This week's New York Times Magazine has this lengthy article suggesting that the evangelical voters are modertaing their views a bit:
So when Fox announced to his flock one Sunday in August last year that it was his final appearance in the pulpit, the news startled evangelical activists from Atlanta to Grand Rapids. Fox told the congregation that he was quitting so he could work full time on "cultural issues." Within days, The Wichita Eagle reported that Fox left under pressure. The board of deacons had told him that his activism was getting in the way of the Gospel. "It just wasn't pertinent," Associate Pastor Gayle Tenbrook later told me.
Fox, who is 47, said he saw some impatient shuffling in the pews, but he was stunned that the church's lay leaders had turned on him. “They said they were tired of hearing about abortion 52 weeks a year, hearing about all this political stuff!” he told me on a recent Sunday afternoon. “And these were deacons of the church!”
“Fox” is Kansas preacher Terry Fox, identified as a leading evangelist for the religious right. The article would like us to believe that this sort of impatience for mixing right-wing politics with Sunday morning sermonizing is now typical among evangelical Christians.
The article touts the now-familiar talking points about how evangelicals are trying to move beyond their usual contempt for homosexuality, evolution and abortion and instead get back to a message of helping the poor and protecting the environment. There are even some evangelicals, apparently, who are considering the possibility of maybe voting for a Democrat in 2008!
Alas, I fear the article is not very convincing. The take-home message for me is that evangelicals are as right-wing as ever. It is not that their views have moderated in any significant way, they have merely been chastened by Bush's catastrophic administration. Bush was their guy, a true evangelical. He was one of them. And he has done nothing on their issues and has gotten us into a disastrous war in Iraq. Two good Supreme Court justices (from their perspective) is not enough to undo that.
To me this looks like an attempt to generate some news out of very slim pickings. The Times' reporter, David Kirkpatrick, spoke to a handful of prominent pastors, heard vague rumblings about unease among the troops, and wrote his breathless article. I think Jeff Sharlet of The Revealer has a far more sensible take:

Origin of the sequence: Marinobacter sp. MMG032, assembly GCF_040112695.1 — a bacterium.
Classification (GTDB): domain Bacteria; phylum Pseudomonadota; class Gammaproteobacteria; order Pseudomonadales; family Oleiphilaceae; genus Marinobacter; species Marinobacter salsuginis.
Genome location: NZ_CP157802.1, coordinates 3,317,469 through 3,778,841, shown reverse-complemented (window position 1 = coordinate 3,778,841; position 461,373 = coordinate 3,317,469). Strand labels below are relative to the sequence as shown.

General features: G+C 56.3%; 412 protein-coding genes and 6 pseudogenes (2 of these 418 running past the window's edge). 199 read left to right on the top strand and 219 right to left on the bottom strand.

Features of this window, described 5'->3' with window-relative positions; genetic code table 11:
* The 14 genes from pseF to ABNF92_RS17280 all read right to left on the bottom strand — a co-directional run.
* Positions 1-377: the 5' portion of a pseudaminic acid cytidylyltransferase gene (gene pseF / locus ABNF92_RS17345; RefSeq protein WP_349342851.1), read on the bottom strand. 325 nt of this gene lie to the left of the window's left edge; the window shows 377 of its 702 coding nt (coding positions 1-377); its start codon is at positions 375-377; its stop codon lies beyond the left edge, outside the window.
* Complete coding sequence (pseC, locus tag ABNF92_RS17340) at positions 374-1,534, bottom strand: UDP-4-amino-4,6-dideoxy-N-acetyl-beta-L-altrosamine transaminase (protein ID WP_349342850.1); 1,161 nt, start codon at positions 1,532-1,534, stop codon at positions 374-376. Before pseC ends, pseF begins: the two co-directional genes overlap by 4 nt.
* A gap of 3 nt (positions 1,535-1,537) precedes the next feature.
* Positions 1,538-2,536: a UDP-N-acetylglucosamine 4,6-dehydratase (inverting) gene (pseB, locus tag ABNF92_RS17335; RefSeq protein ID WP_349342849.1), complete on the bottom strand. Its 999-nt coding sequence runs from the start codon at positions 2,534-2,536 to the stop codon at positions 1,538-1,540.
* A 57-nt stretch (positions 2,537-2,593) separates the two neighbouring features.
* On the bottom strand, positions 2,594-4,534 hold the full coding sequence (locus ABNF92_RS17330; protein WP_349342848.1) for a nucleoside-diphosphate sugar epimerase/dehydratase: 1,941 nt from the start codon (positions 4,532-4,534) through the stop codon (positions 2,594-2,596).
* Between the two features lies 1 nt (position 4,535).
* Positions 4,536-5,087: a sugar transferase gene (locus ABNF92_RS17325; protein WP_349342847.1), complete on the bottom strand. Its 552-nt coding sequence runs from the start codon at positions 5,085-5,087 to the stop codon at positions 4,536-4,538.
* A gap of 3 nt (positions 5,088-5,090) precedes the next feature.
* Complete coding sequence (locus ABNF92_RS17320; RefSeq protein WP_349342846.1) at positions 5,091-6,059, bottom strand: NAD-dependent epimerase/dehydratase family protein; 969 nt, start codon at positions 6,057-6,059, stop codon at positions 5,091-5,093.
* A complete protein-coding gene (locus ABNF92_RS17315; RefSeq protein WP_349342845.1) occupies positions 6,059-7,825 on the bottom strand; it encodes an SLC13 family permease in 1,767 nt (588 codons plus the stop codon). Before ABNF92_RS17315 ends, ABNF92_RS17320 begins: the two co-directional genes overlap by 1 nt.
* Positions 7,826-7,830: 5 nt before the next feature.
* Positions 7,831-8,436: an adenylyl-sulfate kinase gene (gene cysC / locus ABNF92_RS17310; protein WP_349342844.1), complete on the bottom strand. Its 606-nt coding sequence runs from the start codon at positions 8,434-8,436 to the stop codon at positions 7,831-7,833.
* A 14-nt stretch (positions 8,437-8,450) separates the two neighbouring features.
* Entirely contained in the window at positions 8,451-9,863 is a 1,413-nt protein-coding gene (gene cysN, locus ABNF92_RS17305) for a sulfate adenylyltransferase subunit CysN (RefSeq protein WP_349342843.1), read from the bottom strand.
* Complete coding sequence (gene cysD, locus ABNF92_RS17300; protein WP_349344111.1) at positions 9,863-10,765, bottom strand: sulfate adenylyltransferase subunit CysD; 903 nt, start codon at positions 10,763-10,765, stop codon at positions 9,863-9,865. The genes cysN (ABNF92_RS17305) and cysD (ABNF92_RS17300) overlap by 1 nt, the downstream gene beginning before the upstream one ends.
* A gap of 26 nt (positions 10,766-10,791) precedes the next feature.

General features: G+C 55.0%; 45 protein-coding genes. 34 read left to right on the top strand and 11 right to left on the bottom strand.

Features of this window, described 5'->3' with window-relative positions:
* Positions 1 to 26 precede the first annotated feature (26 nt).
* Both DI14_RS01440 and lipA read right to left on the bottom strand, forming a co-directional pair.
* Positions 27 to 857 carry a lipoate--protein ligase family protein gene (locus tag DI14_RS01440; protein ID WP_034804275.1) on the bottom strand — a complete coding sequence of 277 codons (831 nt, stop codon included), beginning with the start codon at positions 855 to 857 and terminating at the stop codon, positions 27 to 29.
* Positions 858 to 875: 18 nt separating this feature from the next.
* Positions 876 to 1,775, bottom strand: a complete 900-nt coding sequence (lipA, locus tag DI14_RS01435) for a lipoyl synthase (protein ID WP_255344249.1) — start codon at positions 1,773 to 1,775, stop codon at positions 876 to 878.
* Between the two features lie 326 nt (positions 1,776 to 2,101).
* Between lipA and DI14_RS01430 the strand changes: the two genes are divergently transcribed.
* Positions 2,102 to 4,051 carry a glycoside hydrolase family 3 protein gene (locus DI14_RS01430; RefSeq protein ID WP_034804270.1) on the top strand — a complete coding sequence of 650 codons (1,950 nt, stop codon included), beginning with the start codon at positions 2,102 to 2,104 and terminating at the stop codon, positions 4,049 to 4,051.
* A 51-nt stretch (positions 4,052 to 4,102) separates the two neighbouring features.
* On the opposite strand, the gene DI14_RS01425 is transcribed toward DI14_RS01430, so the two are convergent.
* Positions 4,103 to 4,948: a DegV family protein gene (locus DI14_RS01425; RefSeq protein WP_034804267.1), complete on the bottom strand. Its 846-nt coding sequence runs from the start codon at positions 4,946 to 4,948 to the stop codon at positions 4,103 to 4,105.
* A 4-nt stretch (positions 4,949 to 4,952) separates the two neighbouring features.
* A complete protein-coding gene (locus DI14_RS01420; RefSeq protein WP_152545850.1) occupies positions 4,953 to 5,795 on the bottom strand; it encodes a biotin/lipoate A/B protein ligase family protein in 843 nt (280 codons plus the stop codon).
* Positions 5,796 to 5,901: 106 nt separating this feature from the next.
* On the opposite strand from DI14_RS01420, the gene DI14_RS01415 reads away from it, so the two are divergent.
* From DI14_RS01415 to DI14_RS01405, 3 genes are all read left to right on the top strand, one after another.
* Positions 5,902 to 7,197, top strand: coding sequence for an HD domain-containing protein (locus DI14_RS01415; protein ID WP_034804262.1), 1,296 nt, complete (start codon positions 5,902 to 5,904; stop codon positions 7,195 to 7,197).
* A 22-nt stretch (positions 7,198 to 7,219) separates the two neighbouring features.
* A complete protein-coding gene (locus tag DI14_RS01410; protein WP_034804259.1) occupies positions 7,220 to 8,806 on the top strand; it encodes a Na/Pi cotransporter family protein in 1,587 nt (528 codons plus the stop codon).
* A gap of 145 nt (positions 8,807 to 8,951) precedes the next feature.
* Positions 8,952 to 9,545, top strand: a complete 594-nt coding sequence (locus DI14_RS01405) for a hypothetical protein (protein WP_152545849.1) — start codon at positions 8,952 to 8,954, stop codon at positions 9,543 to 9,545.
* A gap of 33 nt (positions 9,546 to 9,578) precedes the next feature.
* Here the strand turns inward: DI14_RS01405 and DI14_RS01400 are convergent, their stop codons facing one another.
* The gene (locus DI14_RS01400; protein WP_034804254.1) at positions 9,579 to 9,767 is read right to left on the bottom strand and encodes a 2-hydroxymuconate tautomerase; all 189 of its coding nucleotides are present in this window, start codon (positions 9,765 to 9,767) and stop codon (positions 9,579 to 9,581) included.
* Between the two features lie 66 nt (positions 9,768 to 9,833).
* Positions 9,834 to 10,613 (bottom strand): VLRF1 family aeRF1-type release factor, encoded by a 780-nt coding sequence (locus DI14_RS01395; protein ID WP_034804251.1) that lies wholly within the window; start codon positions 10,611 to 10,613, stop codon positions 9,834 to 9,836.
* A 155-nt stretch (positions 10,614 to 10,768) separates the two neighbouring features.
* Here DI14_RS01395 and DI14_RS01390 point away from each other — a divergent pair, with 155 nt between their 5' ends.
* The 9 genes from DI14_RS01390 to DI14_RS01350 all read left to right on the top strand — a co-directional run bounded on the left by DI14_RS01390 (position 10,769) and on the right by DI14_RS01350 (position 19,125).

Meanwhile, culture war continues quietly in the textbooks of more than a million evangelical homeschoolers, at the new chastity rituals of a movement dedicated to “sexual purity” as a form of spiritual war, and wherever anyone, evangelical or not, accepts the reductionist premise of “Islamofascism” as if it's a reasonable idea. Evangelical conservatives don't need to shout; in fact, so long as they don't, they persuade more people. That's not to say the movement is more moderate now; rather, that it's more polite. And much more likely to endure.
That there's a crack-up in political evangelicalism's old guard is indisputable, but the movement, the evangelical idea of what America is and should be, is stronger and more widespread now than it ever was in the 20th century.
I fear that take is more accurate than the hopeful, Kirkpatrick version. The proof will be in the pudding. Who will evangelicals vote for in 2008? In 2004 evangelicals supported Bush over Kerry by four to one. Why do I suspect that for all the talk about a crack-up, evangelicals will vote, say, three and a half to one for the Republican nominee in '08?
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Yikes, Terry Fox is the name of a heroic, Canadian, cancer treatment fundraiser, so don't be alarmed if you hear that we have Terry Fox statues up here.
Arrrrggggghh!! Sorry to pick on you, but I've seen this same stupid misstatement all too often lately.
What could this possibly mean? Answer - nothing. The statement is of course, "The proof of the pudding is in the eating".